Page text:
Research limitations/implications

The study only focused on a single perspective (registered nurses) and a single area (Malawian public hospitals) – an issue that disregarded different views (e.g. doctors, hospital administrators, hospital directors and other hospital staff). Furthermore, the results of this study cannot be generalised to other public and private hospitals settings because the data were collected from central hospitals only.

Practical implications

Practically, this study highlights the problematic areas of talent management practices hence the need for effective talent management for nurses.

Social implications

The study has huge social implications in that the results will inform best practices for public hospitals thereby improving welfare of the patients and society at large.

Originality/value

The study contributes to new knowledge on nurses’ perception towards the application of talent management practices within the Malawian health sector and presents a valid and reliable measure to assess their perception.

Details

African Journal of Economic and Management Studies, vol. ahead-of-print no. ahead-of-print
Type: Research Article
ISSN: 2040-0705

Keywords

Content available
Article
Publication date: 7 November 2018

Earnest Li

The purpose of this paper is to explain how an organization can achieve successful change implementation with Kotter’s eight-step organizational change model and 3-H…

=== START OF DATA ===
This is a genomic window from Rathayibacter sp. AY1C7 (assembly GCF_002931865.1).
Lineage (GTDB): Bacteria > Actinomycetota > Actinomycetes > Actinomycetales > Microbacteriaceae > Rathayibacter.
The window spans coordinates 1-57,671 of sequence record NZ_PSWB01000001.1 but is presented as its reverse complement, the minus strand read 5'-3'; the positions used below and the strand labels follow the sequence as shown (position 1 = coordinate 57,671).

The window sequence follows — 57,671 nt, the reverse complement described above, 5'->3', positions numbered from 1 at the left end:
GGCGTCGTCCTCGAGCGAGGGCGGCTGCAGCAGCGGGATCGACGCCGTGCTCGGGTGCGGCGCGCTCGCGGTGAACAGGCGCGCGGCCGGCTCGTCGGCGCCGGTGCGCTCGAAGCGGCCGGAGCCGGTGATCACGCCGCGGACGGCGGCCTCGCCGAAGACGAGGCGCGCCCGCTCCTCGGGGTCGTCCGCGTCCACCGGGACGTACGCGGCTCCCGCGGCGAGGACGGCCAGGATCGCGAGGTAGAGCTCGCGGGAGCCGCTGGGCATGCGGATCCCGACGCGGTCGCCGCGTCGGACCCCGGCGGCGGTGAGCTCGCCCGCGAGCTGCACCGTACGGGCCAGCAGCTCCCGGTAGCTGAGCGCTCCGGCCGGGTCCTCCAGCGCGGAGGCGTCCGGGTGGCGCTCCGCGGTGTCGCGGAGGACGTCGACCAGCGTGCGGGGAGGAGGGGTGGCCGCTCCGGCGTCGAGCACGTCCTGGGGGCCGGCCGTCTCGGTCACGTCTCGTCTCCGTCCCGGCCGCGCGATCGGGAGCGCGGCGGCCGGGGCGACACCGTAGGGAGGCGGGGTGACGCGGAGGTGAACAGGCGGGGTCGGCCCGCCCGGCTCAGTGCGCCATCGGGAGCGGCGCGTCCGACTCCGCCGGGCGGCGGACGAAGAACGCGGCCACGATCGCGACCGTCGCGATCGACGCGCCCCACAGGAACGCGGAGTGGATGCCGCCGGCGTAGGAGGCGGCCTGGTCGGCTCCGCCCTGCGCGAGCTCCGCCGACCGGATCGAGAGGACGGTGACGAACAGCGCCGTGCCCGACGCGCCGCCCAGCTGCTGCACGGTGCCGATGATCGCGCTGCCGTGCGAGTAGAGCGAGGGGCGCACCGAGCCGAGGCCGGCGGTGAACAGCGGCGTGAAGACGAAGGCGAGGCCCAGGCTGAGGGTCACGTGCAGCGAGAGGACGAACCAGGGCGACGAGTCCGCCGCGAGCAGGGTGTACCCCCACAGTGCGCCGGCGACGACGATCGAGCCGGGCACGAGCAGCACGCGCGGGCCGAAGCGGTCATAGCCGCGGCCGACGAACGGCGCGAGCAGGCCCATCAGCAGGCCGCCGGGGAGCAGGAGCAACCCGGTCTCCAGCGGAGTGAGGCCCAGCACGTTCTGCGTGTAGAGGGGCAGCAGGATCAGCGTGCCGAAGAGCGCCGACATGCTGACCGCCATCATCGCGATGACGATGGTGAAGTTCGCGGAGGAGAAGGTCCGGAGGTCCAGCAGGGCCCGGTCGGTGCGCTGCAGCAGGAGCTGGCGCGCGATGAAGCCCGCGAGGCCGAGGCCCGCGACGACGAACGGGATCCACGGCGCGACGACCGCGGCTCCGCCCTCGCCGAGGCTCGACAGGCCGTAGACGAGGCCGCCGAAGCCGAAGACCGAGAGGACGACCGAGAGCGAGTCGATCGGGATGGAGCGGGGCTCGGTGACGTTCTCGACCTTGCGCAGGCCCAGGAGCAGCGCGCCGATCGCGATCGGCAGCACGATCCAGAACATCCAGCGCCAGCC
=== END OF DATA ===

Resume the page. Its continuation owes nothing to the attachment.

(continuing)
Abstract

Purpose

The purpose of this paper is to explain how an organization can achieve successful change implementation with Kotter’s eight-step organizational change model and 3-H (heart–head–hand) theory.

Design/methodology/approach

With the case study approach, the author recollects his career experience in Hong Kong Broadband Network Limited from 2007 to 2011 to find out why and how the top management can balance 3-H factor to bridge the “knowing” and “doing” gap to engage right talents and motivate them to achieve peak performance and company goal.

Findings

To create talent culture, the company implemented two policies including Mini-CEO management and Talent Engagement Department. The former is a vertical management model to empower and enable department heads. The latter is a way to change the role of human resources department from passive to proactive.

Originality/value

The implications of this case study are to encourage public and private organizations to rethink the factors including talent development and empowerment that can have a positive impact on innovative work behavior. Moreover, organizations can rediscover the value of “unique” talent culture as a sustainable competitive advantage.

Details

Public Administration and Policy, vol. 21 no. 2
Type: Research Article
ISSN: 1727-2645

Keywords